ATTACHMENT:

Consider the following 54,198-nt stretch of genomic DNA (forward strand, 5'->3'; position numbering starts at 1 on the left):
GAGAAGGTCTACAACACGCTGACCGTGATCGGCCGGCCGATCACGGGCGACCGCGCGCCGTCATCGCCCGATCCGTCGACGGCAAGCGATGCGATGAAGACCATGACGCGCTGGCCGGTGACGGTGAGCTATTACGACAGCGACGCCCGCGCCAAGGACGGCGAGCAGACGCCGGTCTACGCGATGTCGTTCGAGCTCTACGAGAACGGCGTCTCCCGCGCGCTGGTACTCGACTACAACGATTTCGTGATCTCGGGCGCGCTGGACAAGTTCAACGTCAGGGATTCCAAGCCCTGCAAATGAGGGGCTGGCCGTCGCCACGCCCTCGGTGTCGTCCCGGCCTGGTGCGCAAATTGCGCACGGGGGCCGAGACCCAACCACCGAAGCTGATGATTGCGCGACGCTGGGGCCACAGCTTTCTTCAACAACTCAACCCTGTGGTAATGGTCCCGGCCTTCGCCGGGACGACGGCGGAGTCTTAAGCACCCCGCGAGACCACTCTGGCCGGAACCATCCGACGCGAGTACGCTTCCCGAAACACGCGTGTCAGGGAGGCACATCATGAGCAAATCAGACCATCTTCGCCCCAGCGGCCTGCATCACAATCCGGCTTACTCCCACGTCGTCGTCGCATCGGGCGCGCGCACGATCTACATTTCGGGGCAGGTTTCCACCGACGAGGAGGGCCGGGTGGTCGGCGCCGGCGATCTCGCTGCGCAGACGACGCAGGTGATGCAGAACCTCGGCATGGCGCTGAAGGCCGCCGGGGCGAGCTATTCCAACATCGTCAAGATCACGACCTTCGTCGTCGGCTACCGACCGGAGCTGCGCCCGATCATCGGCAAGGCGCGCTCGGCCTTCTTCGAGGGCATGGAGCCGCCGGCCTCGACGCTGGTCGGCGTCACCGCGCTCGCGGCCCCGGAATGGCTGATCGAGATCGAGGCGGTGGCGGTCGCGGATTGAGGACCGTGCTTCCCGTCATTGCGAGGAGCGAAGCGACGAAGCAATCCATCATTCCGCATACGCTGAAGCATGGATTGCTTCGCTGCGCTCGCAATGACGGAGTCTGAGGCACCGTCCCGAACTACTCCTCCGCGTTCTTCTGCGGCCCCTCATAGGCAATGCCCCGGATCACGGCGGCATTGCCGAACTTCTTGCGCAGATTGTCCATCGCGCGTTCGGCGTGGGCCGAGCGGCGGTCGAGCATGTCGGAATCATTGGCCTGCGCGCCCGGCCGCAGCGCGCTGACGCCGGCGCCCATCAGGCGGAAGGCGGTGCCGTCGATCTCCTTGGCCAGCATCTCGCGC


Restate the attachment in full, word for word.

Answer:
Consider the following 54,198-nt stretch of genomic DNA (forward strand, 5'->3'; position numbering starts at 1 on the left):
GAGAAGGTCTACAACACGCTGACCGTGATCGGCCGGCCGATCACGGGCGACCGCGCGCCGTCATCGCCCGATCCGTCGACGGCAAGCGATGCGATGAAGACCATGACGCGCTGGCCGGTGACGGTGAGCTATTACGACAGCGACGCCCGCGCCAAGGACGGCGAGCAGACGCCGGTCTACGCGATGTCGTTCGAGCTCTACGAGAACGGCGTCTCCCGCGCGCTGGTACTCGACTACAACGATTTCGTGATCTCGGGCGCGCTGGACAAGTTCAACGTCAGGGATTCCAAGCCCTGCAAATGAGGGGCTGGCCGTCGCCACGCCCTCGGTGTCGTCCCGGCCTGGTGCGCAAATTGCGCACGGGGGCCGAGACCCAACCACCGAAGCTGATGATTGCGCGACGCTGGGGCCACAGCTTTCTTCAACAACTCAACCCTGTGGTAATGGTCCCGGCCTTCGCCGGGACGACGGCGGAGTCTTAAGCACCCCGCGAGACCACTCTGGCCGGAACCATCCGACGCGAGTACGCTTCCCGAAACACGCGTGTCAGGGAGGCACATCATGAGCAAATCAGACCATCTTCGCCCCAGCGGCCTGCATCACAATCCGGCTTACTCCCACGTCGTCGTCGCATCGGGCGCGCGCACGATCTACATTTCGGGGCAGGTTTCCACCGACGAGGAGGGCCGGGTGGTCGGCGCCGGCGATCTCGCTGCGCAGACGACGCAGGTGATGCAGAACCTCGGCATGGCGCTGAAGGCCGCCGGGGCGAGCTATTCCAACATCGTCAAGATCACGACCTTCGTCGTCGGCTACCGACCGGAGCTGCGCCCGATCATCGGCAAGGCGCGCTCGGCCTTCTTCGAGGGCATGGAGCCGCCGGCCTCGACGCTGGTCGGCGTCACCGCGCTCGCGGCCCCGGAATGGCTGATCGAGATCGAGGCGGTGGCGGTCGCGGATTGAGGACCGTGCTTCCCGTCATTGCGAGGAGCGAAGCGACGAAGCAATCCATCATTCCGCATACGCTGAAGCATGGATTGCTTCGCTGCGCTCGCAATGACGGAGTCTGAGGCACCGTCCCGAACTACTCCTCCGCGTTCTTCTGCGGCCCCTCATAGGCAATGCCCCGGATCACGGCGGCATTGCCGAACTTCTTGCGCAGATTGTCCATCGCGCGTTCGGCGTGGGCCGAGCGGCGGTCGAGCATGTCGGAATCATTGGCCTGCGCGCCCGGCCGCAGCGCGCTGACGCCGGCGCCCATCAGGCGGAAGGCGGTGCCGTCGATCTCCTTGGCCAGCATCTCGCGC